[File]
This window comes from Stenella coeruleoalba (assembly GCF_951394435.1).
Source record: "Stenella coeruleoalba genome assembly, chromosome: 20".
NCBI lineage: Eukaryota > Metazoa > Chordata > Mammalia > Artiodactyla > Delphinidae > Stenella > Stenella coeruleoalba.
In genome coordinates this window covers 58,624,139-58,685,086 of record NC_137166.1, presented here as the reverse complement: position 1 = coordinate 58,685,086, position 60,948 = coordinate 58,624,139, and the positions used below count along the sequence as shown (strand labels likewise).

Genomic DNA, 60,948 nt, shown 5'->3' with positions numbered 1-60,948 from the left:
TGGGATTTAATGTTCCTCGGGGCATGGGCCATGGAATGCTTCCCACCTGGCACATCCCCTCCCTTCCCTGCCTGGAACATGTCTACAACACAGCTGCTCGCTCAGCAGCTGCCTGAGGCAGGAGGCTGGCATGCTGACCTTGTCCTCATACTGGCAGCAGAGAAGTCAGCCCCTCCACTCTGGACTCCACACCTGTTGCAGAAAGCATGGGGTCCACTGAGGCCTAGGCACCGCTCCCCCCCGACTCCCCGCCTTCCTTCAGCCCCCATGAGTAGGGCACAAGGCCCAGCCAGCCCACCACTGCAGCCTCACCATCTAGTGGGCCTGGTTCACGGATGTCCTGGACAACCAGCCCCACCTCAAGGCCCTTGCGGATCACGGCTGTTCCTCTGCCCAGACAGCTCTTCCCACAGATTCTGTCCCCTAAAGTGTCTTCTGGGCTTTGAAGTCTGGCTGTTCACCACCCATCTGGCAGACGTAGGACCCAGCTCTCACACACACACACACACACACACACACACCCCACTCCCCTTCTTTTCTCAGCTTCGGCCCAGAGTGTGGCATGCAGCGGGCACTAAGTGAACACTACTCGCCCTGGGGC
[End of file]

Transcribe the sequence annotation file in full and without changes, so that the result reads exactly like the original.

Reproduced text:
This window comes from Stenella coeruleoalba (assembly GCF_951394435.1).
Source record: "Stenella coeruleoalba genome assembly, chromosome: 20".
NCBI lineage: Eukaryota > Metazoa > Chordata > Mammalia > Artiodactyla > Delphinidae > Stenella > Stenella coeruleoalba.
In genome coordinates this window covers 58,624,139-58,685,086 of record NC_137166.1, presented here as the reverse complement: position 1 = coordinate 58,685,086, position 60,948 = coordinate 58,624,139, and the positions used below count along the sequence as shown (strand labels likewise).

Genomic DNA, 60,948 nt, shown 5'->3' with positions numbered 1-60,948 from the left:
TGGGATTTAATGTTCCTCGGGGCATGGGCCATGGAATGCTTCCCACCTGGCACATCCCCTCCCTTCCCTGCCTGGAACATGTCTACAACACAGCTGCTCGCTCAGCAGCTGCCTGAGGCAGGAGGCTGGCATGCTGACCTTGTCCTCATACTGGCAGCAGAGAAGTCAGCCCCTCCACTCTGGACTCCACACCTGTTGCAGAAAGCATGGGGTCCACTGAGGCCTAGGCACCGCTCCCCCCCGACTCCCCGCCTTCCTTCAGCCCCCATGAGTAGGGCACAAGGCCCAGCCAGCCCACCACTGCAGCCTCACCATCTAGTGGGCCTGGTTCACGGATGTCCTGGACAACCAGCCCCACCTCAAGGCCCTTGCGGATCACGGCTGTTCCTCTGCCCAGACAGCTCTTCCCACAGATTCTGTCCCCTAAAGTGTCTTCTGGGCTTTGAAGTCTGGCTGTTCACCACCCATCTGGCAGACGTAGGACCCAGCTCTCACACACACACACACACACACACACACACCCCACTCCCCTTCTTTTCTCAGCTTCGGCCCAGAGTGTGGCATGCAGCGGGCACTAAGTGAACACTACTCGCCCTGGGGC